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Born and raised in Taiwan, Deborah Tseng studied art at University in Taipei. This is where she developed her skills, learning different techniques in wood, ceramic and metal.

As her passion for jewellery continued to grow, she decided to move to Birmingham to take a postgraduate degree in Jewellery and Related Products.

For Deborah, jewellery is a wearable piece of art and you can definitely see that communicated through her delicate designs.

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After being selected by Talente Munich, an international competition that showcases new young artists, for her MA graduation work - Don't Judge a Book by Its Cover, she had the opportunity to exhibit her work in different countries and founded Deborah Tseng Jewellery.

Designing and making jewellery is the chosen media that Deborah uses to express herself.

We sit down with her today to discuss and understand more about the jewellery making process!


Hi Deborah

We are aware that jewellery is a key part of your artistic expression, however, what do you think you would be doing today if you weren't a jewellery designer?

I think I would still be an artist, maybe a photographer or a sculptress and make jewellery as a hobby... Although, I would also enjoy becoming a chef!

What would you say are the challenges faced by jewellery designers nowadays? 

I feel that the world moves so quickly nowadays and what I find challenging is to stay focused on the goals that I have set as well, as well as finding the right balance between work and my personal life. 

I also find it tricky to remain innovative and original in such an incredibly creative society that we have filled with so many amazing designers and talented artists.

What does a normal day at the studio look like?

A normal day at the studio will start with me watering the plants and having breakfast while I am still half asleep - eggs and coffee are very important to me at this time of the day!

Then, I check my e-mails, make a to do list and play some music before start creating!

Could you tell us a little bit more about your creative process when it comes to designing and making?

When I am going to create a new collection, the ideas come from playing; playing with shapes, materials and photography to hone in on what I believe has potential. Then I take my favourite elements to the next level to see if it can become a piece of jewellery or an object or even a photograph.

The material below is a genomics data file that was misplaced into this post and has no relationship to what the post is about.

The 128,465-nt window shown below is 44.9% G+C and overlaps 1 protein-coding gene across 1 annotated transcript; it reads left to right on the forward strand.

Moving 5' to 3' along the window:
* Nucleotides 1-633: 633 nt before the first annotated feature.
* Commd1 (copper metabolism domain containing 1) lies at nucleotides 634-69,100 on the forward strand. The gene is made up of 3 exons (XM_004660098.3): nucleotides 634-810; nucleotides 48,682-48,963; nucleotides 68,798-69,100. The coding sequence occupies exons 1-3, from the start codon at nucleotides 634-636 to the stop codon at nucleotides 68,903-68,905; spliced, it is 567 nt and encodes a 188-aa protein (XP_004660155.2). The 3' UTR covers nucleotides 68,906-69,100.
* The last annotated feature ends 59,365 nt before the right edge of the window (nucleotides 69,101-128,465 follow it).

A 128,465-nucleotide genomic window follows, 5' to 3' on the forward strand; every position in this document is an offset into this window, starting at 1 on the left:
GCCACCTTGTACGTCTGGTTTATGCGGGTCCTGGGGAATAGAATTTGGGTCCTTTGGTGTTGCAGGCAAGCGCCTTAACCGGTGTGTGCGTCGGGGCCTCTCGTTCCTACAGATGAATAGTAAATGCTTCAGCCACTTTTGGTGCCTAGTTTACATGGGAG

The way I work is very organic and really flows depending on what I want to express. 

"I design jewellery that is not driven by fashion or trends, but that is timeless and enduring"

We understand that each piece is different and unique. How long does it take you as an average to make one of your pieces? 

It really depends on the piece. 

My signature design, photographed on the left, for example, takes me a few days to make. All the small parts that look like petals are handmade one by one in porcelain. After this process is finished, I fire them in my kiln at over 1.200 degrees for a day. Once the porcelain cools down I can make the bespoke silver attachments which have to be hand cut, filled, soldered and polished. 

What are your favourite materials to work with?

I normally draft my ideas in ceramics before I work with metals as they are easier to manipulate. Once I have a clear design concept, I start thinking how I can transfer it to metal finding a balance between the two. 

The Flow collection made me find a new joy in working with Silver. I used Crystal Rock and Silver to create organic shapes with clean aesthetics that represented the collection concept perfectly.

What would you want to communicate to the person who purchases one of your products? 

I would love them to hold the piece with their hands, breathe, be present in that moment and feel the lightness and flow that the piece carries.

A more sustainable lifestyle is extremely important to us and our customers. Could you tell us what you do to approach your business in a more sustainable way? 

I design jewellery that is not driven by fashion or trends, but that is timeless and enduring. It is a philosophy that echoes Cuemars': Buy Less, Buy Better

As an independent business I have a full control on the supply chain and I source locally as much as I possibly can. 

Also, reducing waste created from jewellery making is something I am working on. At the moment, I am proud to say that over 50% of the metal and packaging at the studio are recycled and I am working hard to make it 100% soon.

If you had to choose only one of the products that you made to take with you forever, what would it be? 

There is a pair of statement earrings from the Flow collection that I absolutely adore.  They are so versatile that I can wear them on any occasion. 

I always create a connection with my possessions and I like to treasure all of them equally and have them with me for years to come!